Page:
|District 2||North Carolina||1868||1870|
Table. This table shows the military districts of the seceded states of the South, the date the state was readmitted into the Union, and the date when conservatives recaptured the state house.
Reconstruction in the United States achieved Abraham Lincoln’s paramount concern: the restoration of the Union. The war and its aftermath forever ended legal slavery in the United States, but African Americans remained second-class citizens and women still struggled for full participation in the public life of the United States. The closing of Reconstruction saw North and South reunited behind the imperatives economic growth and territorial expansion, if not the full rights of its citizens. From the ashes of civil war, a new nation was born, a nation rich with fresh possibilities but beset by old problems.
This chapter was edited by Nicole Turner, with content contributions by Christopher Abernathy, Jeremiah Bauer, Michael T. Caires, Mari Crabtree, Chris Hayadisha-Knight, Krista Kinslow, Ashley Mays, Keith McCall, Ryan Poe, Bradley Proctor, Emma Teitelman, Nicole Turner, and Caitlin Verboon.
- David Blight, Race and Reunion: The Civil War in American Memory (Cambridge, MA: Harvard University Press, 2001).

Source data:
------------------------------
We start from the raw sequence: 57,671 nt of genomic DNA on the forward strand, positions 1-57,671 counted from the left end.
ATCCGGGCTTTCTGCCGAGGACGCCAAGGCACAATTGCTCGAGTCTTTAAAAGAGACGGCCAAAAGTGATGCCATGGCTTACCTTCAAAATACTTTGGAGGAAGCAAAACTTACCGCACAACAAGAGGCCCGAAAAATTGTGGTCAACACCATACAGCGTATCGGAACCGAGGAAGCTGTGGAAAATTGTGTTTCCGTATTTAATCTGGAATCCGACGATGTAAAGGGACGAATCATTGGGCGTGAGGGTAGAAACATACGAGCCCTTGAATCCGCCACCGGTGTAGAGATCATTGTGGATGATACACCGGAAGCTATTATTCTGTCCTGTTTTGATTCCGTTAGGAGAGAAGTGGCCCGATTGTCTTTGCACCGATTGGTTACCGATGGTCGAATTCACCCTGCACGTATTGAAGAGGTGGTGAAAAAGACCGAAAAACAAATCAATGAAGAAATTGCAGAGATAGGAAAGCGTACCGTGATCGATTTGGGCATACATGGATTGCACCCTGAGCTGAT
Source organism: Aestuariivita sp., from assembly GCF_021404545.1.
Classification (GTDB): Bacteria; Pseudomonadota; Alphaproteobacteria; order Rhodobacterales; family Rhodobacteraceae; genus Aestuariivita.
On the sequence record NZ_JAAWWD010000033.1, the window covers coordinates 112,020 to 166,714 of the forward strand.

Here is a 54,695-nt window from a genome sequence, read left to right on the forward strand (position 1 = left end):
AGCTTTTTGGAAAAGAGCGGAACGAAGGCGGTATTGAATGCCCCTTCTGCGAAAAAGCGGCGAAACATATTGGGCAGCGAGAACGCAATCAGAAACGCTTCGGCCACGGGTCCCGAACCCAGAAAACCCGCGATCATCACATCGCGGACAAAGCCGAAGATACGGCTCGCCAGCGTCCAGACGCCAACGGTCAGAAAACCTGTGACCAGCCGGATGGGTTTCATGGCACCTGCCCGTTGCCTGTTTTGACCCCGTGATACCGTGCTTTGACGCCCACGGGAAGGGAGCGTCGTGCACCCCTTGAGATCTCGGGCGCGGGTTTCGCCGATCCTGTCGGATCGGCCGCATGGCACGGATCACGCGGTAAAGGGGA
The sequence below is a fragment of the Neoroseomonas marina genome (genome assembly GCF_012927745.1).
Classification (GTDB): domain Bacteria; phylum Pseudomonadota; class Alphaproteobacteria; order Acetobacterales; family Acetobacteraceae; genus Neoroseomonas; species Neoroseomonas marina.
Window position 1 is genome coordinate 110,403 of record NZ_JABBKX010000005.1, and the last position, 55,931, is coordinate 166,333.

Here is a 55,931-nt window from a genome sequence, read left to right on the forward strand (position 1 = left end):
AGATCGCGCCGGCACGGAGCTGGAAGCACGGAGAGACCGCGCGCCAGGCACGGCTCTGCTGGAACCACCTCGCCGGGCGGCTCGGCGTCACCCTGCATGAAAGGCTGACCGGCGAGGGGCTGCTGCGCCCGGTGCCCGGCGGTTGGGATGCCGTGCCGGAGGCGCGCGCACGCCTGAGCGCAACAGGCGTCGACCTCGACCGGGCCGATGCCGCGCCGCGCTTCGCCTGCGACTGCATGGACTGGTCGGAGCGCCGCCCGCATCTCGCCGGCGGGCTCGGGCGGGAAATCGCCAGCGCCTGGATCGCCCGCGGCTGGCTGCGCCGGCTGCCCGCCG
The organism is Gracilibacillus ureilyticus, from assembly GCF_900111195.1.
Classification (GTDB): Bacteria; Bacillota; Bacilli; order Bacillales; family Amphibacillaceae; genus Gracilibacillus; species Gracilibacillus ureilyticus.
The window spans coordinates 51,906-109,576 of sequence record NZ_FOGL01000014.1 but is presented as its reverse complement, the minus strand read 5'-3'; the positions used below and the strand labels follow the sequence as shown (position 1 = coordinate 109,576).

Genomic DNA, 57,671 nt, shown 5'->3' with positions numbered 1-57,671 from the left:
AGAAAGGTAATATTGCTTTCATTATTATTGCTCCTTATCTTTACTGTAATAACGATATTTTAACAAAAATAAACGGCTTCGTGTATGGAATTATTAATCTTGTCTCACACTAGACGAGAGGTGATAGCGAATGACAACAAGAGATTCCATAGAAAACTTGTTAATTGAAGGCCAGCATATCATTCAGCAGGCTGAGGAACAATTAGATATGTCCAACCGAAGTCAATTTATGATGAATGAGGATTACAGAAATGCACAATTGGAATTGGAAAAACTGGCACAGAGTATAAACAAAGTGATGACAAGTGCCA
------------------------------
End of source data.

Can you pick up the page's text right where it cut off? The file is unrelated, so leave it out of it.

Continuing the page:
- Edward J. Blum, Reforging the White Republic: Race, Religion, and American Nationalism, 1865—1898 (Baton Rouge: LSU Press, 2007).
- Dan Carter, When the War was Over: The Failure of Self-Reconstruction in the South, 1865-1867 (Baton Rouge: LSU Press, 1985).
- Paul A. Cimbala, Under the Guardianship of the Nation: The Freedmen’s Bureau and the Reconstruction of Georgia, 1865-1870 (Athens: University of Georgia Press, 2003).
- Gregory P. Downs, After Appomattox: Military Occupation and the Ends of War (Cambridge: Harvard University Press, 2015).
- Gregory P. Downs, Declarations of Dependence: The Long Reconstruction of Popular Politics in the South, 1861-1908 (Chapel Hill, NC: University of North Carolina Press, 2014).